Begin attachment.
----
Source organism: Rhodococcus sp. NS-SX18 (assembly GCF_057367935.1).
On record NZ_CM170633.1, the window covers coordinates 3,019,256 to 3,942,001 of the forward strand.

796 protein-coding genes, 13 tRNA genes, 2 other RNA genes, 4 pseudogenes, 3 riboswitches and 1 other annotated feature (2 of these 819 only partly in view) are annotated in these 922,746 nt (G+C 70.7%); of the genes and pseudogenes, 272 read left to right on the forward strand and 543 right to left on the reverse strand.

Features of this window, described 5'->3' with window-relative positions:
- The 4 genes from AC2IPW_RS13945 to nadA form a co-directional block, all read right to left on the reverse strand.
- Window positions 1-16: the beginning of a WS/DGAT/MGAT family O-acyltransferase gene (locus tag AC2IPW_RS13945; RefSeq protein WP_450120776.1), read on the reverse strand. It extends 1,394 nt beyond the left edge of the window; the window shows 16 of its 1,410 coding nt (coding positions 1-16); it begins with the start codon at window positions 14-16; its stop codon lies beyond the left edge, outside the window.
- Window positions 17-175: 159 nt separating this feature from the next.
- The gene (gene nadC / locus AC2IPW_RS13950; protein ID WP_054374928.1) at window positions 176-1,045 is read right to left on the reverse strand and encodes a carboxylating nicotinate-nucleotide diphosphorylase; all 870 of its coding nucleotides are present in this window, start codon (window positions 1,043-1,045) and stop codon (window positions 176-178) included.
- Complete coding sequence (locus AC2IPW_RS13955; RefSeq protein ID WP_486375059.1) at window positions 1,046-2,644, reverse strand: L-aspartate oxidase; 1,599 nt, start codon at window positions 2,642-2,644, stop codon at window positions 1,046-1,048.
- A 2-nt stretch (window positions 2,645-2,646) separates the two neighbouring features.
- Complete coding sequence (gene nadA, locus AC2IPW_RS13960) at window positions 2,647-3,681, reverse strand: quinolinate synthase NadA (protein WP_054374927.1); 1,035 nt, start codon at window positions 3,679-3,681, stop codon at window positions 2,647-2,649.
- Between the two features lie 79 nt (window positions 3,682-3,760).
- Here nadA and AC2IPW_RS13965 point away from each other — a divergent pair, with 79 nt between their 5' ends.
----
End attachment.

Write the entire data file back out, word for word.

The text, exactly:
Source organism: Rhodococcus sp. NS-SX18 (assembly GCF_057367935.1).
On record NZ_CM170633.1, the window covers coordinates 3,019,256 to 3,942,001 of the forward strand.

796 protein-coding genes, 13 tRNA genes, 2 other RNA genes, 4 pseudogenes, 3 riboswitches and 1 other annotated feature (2 of these 819 only partly in view) are annotated in these 922,746 nt (G+C 70.7%); of the genes and pseudogenes, 272 read left to right on the forward strand and 543 right to left on the reverse strand.

Features of this window, described 5'->3' with window-relative positions:
- The 4 genes from AC2IPW_RS13945 to nadA form a co-directional block, all read right to left on the reverse strand.
- Window positions 1-16: the beginning of a WS/DGAT/MGAT family O-acyltransferase gene (locus tag AC2IPW_RS13945; RefSeq protein WP_450120776.1), read on the reverse strand. It extends 1,394 nt beyond the left edge of the window; the window shows 16 of its 1,410 coding nt (coding positions 1-16); it begins with the start codon at window positions 14-16; its stop codon lies beyond the left edge, outside the window.
- Window positions 17-175: 159 nt separating this feature from the next.
- The gene (gene nadC / locus AC2IPW_RS13950; protein ID WP_054374928.1) at window positions 176-1,045 is read right to left on the reverse strand and encodes a carboxylating nicotinate-nucleotide diphosphorylase; all 870 of its coding nucleotides are present in this window, start codon (window positions 1,043-1,045) and stop codon (window positions 176-178) included.
- Complete coding sequence (locus AC2IPW_RS13955; RefSeq protein ID WP_486375059.1) at window positions 1,046-2,644, reverse strand: L-aspartate oxidase; 1,599 nt, start codon at window positions 2,642-2,644, stop codon at window positions 1,046-1,048.
- A 2-nt stretch (window positions 2,645-2,646) separates the two neighbouring features.
- Complete coding sequence (gene nadA, locus AC2IPW_RS13960) at window positions 2,647-3,681, reverse strand: quinolinate synthase NadA (protein WP_054374927.1); 1,035 nt, start codon at window positions 3,679-3,681, stop codon at window positions 2,647-2,649.
- Between the two features lie 79 nt (window positions 3,682-3,760).
- Here nadA and AC2IPW_RS13965 point away from each other — a divergent pair, with 79 nt between their 5' ends.